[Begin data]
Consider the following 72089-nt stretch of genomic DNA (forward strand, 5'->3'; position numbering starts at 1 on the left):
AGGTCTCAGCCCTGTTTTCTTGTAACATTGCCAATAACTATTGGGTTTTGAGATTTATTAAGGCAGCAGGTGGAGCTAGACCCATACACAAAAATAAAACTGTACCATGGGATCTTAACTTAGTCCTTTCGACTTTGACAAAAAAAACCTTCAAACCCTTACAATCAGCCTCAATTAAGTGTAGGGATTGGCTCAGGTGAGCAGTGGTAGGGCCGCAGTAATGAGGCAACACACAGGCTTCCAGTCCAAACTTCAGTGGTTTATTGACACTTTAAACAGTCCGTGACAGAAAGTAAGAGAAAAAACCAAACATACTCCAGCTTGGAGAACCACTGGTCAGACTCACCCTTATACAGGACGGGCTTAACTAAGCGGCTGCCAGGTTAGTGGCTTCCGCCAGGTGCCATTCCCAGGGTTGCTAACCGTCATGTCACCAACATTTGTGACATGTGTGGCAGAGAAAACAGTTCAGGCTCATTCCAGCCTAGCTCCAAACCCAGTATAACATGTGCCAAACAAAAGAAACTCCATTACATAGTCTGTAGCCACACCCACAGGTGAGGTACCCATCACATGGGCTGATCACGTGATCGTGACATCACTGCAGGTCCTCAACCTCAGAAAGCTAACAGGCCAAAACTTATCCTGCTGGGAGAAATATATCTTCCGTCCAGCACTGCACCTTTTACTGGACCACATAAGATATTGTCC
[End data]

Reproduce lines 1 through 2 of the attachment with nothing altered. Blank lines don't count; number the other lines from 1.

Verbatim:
Consider the following 72089-nt stretch of genomic DNA (forward strand, 5'->3'; position numbering starts at 1 on the left):
AGGTCTCAGCCCTGTTTTCTTGTAACATTGCCAATAACTATTGGGTTTTGAGATTTATTAAGGCAGCAGGTGGAGCTAGACCCATACACAAAAATAAAACTGTACCATGGGATCTTAACTTAGTCCTTTCGACTTTGACAAAAAAAACCTTCAAACCCTTACAATCAGCCTCAATTAAGTGTAGGGATTGGCTCAGGTGAGCAGTGGTAGGGCCGCAGTAATGAGGCAACACACAGGCTTCCAGTCCAAACTTCAGTGGTTTATTGACACTTTAAACAGTCCGTGACAGAAAGTAAGAGAAAAAACCAAACATACTCCAGCTTGGAGAACCACTGGTCAGACTCACCCTTATACAGGACGGGCTTAACTAAGCGGCTGCCAGGTTAGTGGCTTCCGCCAGGTGCCATTCCCAGGGTTGCTAACCGTCATGTCACCAACATTTGTGACATGTGTGGCAGAGAAAACAGTTCAGGCTCATTCCAGCCTAGCTCCAAACCCAGTATAACATGTGCCAAACAAAAGAAACTCCATTACATAGTCTGTAGCCACACCCACAGGTGAGGTACCCATCACATGGGCTGATCACGTGATCGTGACATCACTGCAGGTCCTCAACCTCAGAAAGCTAACAGGCCAAAACTTATCCTGCTGGGAGAAATATATCTTCCGTCCAGCACTGCACCTTTTACTGGACCACATAAGATATTGTCC